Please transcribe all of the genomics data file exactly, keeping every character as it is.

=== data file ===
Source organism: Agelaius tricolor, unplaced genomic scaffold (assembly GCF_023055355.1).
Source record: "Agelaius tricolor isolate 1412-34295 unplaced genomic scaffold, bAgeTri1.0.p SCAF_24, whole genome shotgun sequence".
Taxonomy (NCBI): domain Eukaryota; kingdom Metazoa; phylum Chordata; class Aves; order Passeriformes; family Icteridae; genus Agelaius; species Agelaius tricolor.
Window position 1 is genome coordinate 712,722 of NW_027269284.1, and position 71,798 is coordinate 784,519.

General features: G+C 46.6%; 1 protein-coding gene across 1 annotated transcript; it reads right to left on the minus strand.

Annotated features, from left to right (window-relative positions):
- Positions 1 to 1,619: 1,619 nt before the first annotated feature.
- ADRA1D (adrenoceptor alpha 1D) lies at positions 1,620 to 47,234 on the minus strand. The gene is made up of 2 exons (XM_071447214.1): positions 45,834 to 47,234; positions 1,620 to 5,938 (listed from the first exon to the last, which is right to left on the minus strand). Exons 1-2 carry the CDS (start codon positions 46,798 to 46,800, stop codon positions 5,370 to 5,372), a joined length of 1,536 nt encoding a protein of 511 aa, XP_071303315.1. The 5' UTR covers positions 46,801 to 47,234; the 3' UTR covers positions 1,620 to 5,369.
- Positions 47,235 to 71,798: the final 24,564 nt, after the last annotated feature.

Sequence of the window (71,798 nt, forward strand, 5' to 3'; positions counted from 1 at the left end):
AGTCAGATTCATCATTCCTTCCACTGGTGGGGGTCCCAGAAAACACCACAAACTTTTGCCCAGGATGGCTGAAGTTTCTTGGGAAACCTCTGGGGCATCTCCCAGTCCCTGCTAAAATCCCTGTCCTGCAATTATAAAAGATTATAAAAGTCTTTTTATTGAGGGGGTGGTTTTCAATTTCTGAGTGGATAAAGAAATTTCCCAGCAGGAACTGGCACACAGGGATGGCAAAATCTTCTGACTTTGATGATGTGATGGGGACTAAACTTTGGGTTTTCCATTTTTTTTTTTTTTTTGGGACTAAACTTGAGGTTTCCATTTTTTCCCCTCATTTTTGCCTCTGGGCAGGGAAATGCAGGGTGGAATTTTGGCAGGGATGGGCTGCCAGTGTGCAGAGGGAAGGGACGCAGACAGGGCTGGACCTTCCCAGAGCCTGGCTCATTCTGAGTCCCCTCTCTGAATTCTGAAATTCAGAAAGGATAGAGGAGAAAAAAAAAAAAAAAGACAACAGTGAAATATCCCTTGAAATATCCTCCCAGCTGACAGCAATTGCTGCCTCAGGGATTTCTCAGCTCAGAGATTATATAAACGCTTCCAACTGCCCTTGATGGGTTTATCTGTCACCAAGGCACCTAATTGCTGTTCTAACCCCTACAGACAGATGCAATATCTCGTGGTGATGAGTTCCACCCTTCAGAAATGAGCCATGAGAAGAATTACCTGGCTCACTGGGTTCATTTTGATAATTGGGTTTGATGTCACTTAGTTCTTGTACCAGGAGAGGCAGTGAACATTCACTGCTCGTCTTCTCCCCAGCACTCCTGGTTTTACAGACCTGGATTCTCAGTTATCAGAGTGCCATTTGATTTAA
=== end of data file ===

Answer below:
Source organism: Agelaius tricolor, unplaced genomic scaffold (assembly GCF_023055355.1).
Source record: "Agelaius tricolor isolate 1412-34295 unplaced genomic scaffold, bAgeTri1.0.p SCAF_24, whole genome shotgun sequence".
Taxonomy (NCBI): domain Eukaryota; kingdom Metazoa; phylum Chordata; class Aves; order Passeriformes; family Icteridae; genus Agelaius; species Agelaius tricolor.
Window position 1 is genome coordinate 712,722 of NW_027269284.1, and position 71,798 is coordinate 784,519.

General features: G+C 46.6%; 1 protein-coding gene across 1 annotated transcript; it reads right to left on the minus strand.

Annotated features, from left to right (window-relative positions):
- Positions 1 to 1,619: 1,619 nt before the first annotated feature.
- ADRA1D (adrenoceptor alpha 1D) lies at positions 1,620 to 47,234 on the minus strand. The gene is made up of 2 exons (XM_071447214.1): positions 45,834 to 47,234; positions 1,620 to 5,938 (listed from the first exon to the last, which is right to left on the minus strand). Exons 1-2 carry the CDS (start codon positions 46,798 to 46,800, stop codon positions 5,370 to 5,372), a joined length of 1,536 nt encoding a protein of 511 aa, XP_071303315.1. The 5' UTR covers positions 46,801 to 47,234; the 3' UTR covers positions 1,620 to 5,369.
- Positions 47,235 to 71,798: the final 24,564 nt, after the last annotated feature.

Sequence of the window (71,798 nt, forward strand, 5' to 3'; positions counted from 1 at the left end):
AGTCAGATTCATCATTCCTTCCACTGGTGGGGGTCCCAGAAAACACCACAAACTTTTGCCCAGGATGGCTGAAGTTTCTTGGGAAACCTCTGGGGCATCTCCCAGTCCCTGCTAAAATCCCTGTCCTGCAATTATAAAAGATTATAAAAGTCTTTTTATTGAGGGGGTGGTTTTCAATTTCTGAGTGGATAAAGAAATTTCCCAGCAGGAACTGGCACACAGGGATGGCAAAATCTTCTGACTTTGATGATGTGATGGGGACTAAACTTTGGGTTTTCCATTTTTTTTTTTTTTTTGGGACTAAACTTGAGGTTTCCATTTTTTCCCCTCATTTTTGCCTCTGGGCAGGGAAATGCAGGGTGGAATTTTGGCAGGGATGGGCTGCCAGTGTGCAGAGGGAAGGGACGCAGACAGGGCTGGACCTTCCCAGAGCCTGGCTCATTCTGAGTCCCCTCTCTGAATTCTGAAATTCAGAAAGGATAGAGGAGAAAAAAAAAAAAAAAGACAACAGTGAAATATCCCTTGAAATATCCTCCCAGCTGACAGCAATTGCTGCCTCAGGGATTTCTCAGCTCAGAGATTATATAAACGCTTCCAACTGCCCTTGATGGGTTTATCTGTCACCAAGGCACCTAATTGCTGTTCTAACCCCTACAGACAGATGCAATATCTCGTGGTGATGAGTTCCACCCTTCAGAAATGAGCCATGAGAAGAATTACCTGGCTCACTGGGTTCATTTTGATAATTGGGTTTGATGTCACTTAGTTCTTGTACCAGGAGAGGCAGTGAACATTCACTGCTCGTCTTCTCCCCAGCACTCCTGGTTTTACAGACCTGGATTCTCAGTTATCAGAGTGCCATTTGATTTAA